A credit reference refers to a party that an individual or business has a financial link to. These links are parties that have firsthand knowledge of a person's or business’ financial history. Credit references are usually documented in personalized files known as credit reports, which are primarily used to determine a person’s creditworthiness.
When a person gets a loan, signs a lease, or applies for something on credit, she can develop a credit reference. This refers to the companies that she owes or once owed. Credit references are generally maintained by credit bureaus and credit agencies. These companies maintain credit reports for individuals and businesses, which note the details of the relationship between the debtor and her credit references.
The name and contact details of the credit reference are commonly noted. The amount of credit extended and the amount that remains outstanding are often outlined. Additionally, there is usually an indication of how the debtor has fared in making scheduled payments. If, for example, she has stopped paying on a loan, it may be noted that the account has been sent to a collections agency.
When a person seeks further credit, it is likely the creditor will want to check her past credit references. Potential creditors can do this by ordering a credit report. This usually plays a large role in deciding whether or not to issue credit. Both individuals and companies can be subject to the same processes.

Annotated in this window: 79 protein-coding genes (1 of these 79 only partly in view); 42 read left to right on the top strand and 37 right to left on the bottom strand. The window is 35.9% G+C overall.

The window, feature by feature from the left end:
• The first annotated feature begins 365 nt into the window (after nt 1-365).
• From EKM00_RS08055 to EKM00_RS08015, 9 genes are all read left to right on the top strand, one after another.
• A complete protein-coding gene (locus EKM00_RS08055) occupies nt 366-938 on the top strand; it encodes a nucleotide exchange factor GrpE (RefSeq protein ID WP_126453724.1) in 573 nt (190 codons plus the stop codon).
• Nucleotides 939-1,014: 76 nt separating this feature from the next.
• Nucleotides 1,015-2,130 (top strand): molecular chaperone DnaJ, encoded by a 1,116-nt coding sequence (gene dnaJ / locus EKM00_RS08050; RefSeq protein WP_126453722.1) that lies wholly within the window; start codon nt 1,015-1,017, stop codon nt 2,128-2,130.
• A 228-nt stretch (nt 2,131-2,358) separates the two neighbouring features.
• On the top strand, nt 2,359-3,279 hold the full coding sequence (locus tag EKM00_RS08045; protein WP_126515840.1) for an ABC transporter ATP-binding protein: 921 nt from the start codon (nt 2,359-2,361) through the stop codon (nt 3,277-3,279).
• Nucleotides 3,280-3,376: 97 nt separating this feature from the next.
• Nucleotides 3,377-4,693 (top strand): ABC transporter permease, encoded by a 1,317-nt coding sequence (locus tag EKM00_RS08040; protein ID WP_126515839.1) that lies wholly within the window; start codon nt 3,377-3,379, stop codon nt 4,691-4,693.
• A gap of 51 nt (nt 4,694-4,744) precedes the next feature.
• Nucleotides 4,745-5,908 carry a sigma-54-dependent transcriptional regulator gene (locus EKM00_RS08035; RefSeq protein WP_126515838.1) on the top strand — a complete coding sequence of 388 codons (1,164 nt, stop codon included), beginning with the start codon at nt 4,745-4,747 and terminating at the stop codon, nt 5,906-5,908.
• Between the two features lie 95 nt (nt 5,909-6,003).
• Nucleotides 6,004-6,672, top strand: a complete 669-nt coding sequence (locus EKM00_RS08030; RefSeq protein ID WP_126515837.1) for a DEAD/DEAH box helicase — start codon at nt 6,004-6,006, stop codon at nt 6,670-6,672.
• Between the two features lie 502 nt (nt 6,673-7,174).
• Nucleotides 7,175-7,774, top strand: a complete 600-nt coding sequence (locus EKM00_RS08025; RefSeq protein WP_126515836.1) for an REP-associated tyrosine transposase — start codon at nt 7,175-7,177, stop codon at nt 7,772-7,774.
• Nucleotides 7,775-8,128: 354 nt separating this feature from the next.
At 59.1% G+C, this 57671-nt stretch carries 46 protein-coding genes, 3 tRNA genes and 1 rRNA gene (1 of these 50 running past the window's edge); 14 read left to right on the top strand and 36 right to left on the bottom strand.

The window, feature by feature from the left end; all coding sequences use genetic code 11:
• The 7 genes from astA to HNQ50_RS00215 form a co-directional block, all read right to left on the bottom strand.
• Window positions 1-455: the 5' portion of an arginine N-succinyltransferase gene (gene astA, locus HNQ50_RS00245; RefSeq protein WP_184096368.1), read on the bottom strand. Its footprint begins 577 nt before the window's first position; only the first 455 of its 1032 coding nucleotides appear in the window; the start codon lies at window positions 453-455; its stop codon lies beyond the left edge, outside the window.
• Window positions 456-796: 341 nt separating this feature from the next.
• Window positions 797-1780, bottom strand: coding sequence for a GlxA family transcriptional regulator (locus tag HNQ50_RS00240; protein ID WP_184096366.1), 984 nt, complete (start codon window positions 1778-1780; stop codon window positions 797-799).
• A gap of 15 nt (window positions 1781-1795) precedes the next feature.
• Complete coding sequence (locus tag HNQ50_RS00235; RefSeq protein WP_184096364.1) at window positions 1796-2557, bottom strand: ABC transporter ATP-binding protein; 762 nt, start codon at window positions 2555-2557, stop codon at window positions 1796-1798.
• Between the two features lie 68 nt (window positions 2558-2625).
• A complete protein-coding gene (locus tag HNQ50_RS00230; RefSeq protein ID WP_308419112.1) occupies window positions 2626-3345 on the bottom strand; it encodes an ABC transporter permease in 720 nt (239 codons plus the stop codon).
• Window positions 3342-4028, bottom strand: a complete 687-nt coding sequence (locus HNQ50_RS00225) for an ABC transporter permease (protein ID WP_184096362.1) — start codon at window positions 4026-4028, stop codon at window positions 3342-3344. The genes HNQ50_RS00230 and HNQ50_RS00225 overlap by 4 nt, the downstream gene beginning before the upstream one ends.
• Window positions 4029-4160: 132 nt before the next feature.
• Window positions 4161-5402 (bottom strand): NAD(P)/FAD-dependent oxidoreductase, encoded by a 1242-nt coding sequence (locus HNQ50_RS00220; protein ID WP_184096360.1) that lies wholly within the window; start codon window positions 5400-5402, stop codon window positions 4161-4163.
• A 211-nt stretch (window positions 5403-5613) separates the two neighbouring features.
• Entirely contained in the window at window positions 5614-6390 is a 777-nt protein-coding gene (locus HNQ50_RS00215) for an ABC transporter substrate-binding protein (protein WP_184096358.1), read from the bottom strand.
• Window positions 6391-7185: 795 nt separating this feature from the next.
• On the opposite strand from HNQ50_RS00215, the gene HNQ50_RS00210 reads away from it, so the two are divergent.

If a person wants to analyze her credit references, she can request a credit report from companies that provide them to third parties. Doing so may involve paying a fee. In many cases, however, people are entitled to free credit reports periodically.
Credit is an important part of life for many people. Since the information contained in a credit report can affect a person’s access to credit, it is important for that information to be correct. If a person disagrees with any of the information regarding a credit reference, she can dispute it. The company that issued the report is generally required to try to solve the problem. If it is found that the information is incorrect, a person usually has the right to have it corrected.
Credit references may have an effect on things other than obtaining future credit. These details may determine whether or not a person qualifies for certain employment. It can also affect where a person lives. People with poor credit references are often barred from living in certain places, even when they have the money to pay.